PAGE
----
We eventually went to our room, and the adults talked to us so long we didn't have time to take showers, despite our sweaty conditions. (much to my annoyance).

 During or after the talking, most of us packed our bags in preparation for the morning. We were all given matching shirts to wear the next day. The Caddette's blue shirts did say National Volleyball Championships. (they also said USA volleyball, and Junior, and 2016, and Indianapolis...) The Minim's shirts were white, and had volleyballs. (they also said regionals, and 2005) But considering most teams didn't have matching volleyball shirts, they were still something, and I will always associate them with Port-au-Prince finals. 
Then Parrola gave three nice blue shirts saying Haiti Volleyball to three of the Caddettes, including me. I have been waiting a long time for a shirt saying Haiti volleyball, so I am happy to have received one before leaving the team. 

Both team's trophies.
Some of the girls continued to talk and joke around, while others attempted to sleep. Eventually, I joined the rest of the girls watching from the top bunks, unable to sleep due to the ruckus. I can get a titch annoyed...and stubborn, when it is 1:20 in the morning, and I am trying to sleep. At my request, the adult lying by the door and the light-switches, flipped them off. They were promptly turned back on by one of the girls. (Note: most of those who had been playing during the majority of the games, were sleeping or trying to, the noisy ones hadn't been playing)

Let's just say I had to get down from my bed, but the lights went off at 1:24 A.M. (some were surprised when I mentioned the time, having retrieved my watch from the locker) We were a very groggy group four/five hours later when we all went and showered. We were ushered out of our room to sit outside, so that the sheets could be counted by those in charge of the facilities. I haven't a clue how long we sat there. I eventually got some water from the cafeteria, and then our busses arrived.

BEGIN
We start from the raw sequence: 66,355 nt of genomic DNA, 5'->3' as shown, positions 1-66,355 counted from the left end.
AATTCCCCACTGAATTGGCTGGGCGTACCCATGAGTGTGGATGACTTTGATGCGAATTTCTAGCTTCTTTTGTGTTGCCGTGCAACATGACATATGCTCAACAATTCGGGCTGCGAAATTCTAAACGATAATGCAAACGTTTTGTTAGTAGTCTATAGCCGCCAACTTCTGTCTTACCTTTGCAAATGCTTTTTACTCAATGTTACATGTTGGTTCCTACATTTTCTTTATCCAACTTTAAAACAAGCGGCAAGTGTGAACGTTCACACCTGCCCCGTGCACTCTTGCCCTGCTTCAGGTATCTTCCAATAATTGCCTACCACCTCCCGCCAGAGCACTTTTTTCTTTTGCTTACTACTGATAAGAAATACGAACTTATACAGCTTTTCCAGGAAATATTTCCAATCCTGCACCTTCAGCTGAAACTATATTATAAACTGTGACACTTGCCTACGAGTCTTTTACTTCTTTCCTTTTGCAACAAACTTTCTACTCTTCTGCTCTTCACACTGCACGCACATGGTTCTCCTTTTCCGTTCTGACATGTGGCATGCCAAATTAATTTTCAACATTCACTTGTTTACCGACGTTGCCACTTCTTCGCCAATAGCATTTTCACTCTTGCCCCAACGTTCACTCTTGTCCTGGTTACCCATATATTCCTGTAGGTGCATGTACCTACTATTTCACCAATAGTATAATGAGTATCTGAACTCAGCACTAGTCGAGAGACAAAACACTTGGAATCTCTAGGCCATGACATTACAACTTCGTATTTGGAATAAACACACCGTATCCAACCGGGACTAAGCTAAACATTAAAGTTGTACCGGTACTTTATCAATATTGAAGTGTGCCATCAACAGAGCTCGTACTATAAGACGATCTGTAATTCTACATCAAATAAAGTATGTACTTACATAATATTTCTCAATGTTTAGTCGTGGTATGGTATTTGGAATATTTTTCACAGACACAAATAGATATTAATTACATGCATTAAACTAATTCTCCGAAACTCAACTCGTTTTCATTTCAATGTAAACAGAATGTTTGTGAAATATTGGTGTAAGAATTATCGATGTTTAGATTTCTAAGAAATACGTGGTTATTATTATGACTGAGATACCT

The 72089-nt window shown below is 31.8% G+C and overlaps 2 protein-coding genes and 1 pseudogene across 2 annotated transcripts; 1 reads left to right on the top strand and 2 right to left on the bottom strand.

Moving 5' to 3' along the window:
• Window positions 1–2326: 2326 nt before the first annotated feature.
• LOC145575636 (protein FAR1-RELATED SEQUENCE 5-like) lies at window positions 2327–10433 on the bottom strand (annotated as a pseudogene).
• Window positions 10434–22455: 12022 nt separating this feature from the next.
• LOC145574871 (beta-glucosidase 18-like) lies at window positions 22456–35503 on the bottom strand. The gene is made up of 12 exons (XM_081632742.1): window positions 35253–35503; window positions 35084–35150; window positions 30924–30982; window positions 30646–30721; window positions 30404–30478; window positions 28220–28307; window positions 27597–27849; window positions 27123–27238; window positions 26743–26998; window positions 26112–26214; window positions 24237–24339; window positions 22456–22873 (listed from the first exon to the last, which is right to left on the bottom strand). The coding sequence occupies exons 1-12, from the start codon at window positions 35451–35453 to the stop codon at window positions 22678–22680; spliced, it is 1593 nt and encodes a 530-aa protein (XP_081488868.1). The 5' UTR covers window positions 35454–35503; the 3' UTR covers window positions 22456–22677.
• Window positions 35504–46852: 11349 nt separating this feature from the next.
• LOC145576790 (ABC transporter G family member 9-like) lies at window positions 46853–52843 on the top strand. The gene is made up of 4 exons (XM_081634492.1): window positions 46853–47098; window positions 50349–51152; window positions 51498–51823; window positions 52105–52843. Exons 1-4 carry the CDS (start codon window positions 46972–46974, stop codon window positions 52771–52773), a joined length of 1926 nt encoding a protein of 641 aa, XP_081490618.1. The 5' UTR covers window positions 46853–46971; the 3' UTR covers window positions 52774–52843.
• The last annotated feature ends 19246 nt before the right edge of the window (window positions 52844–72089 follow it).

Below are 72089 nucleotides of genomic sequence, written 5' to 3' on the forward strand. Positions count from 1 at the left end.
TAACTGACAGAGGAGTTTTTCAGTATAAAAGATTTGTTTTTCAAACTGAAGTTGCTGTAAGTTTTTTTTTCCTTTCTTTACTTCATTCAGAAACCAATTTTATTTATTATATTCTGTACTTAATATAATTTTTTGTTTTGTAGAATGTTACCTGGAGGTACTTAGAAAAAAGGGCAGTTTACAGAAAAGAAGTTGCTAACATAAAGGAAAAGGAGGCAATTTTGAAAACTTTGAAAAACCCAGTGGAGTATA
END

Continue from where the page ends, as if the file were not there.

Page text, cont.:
I doubt I was ever awake for more than a 10min. stretch during the whole ride home. (though occasional neck readjustment was necessary in the bus seats.) We eventually stopped at one of the Sans-souci rest stops, and there we ate the sandwiches provided back in Port. I also had some pateys [fried dough], bought from a street vender, and then we loaded up again, and slept our way to Limbe, arriving around 1 P.M. 

The truck that was supposed to pick us up was still far away, and so we sat and waited for almost two hours. (Note: It only takes 1/2 hour for a truck to get from Limbe to Fauche.) Everyone was given a piece of bread with peanut butter, and half a Tampico [artificial juice-very sweet drink!]. Others bought stuff form the street vendors. (like the really good looking, hot dog on a stick with mayo on it, or the ice cream vendor selling little cups of it for only 10 goudes=less than 20 cents) Sadly, I am not supposed to eat these due to questionable ice and milk sources (for the ice cream) and possibility of spoiled hot dog (which would taste fine, and can happen in America too, so certainly possible on Haitian streets...) I was very close to giving in when the truck arrived, and we traveled the last stretch home. 



Saturday, May 6, 2017

VB Finals Part 2 by Anna

I also learned some interesting things about Fauche volleyball, and how such a rural area became involved in volleyball years ago. Apparently over a hundred kids were being trained with a single volleyball. Parolla, now the northern head of The Federation of Haitian Volleyball, happened by, and saw the kids playing. She promised to send volleyballs, and apparently returned with 20 some volleyballs. She has continued to fight for Fauche's teams ever since.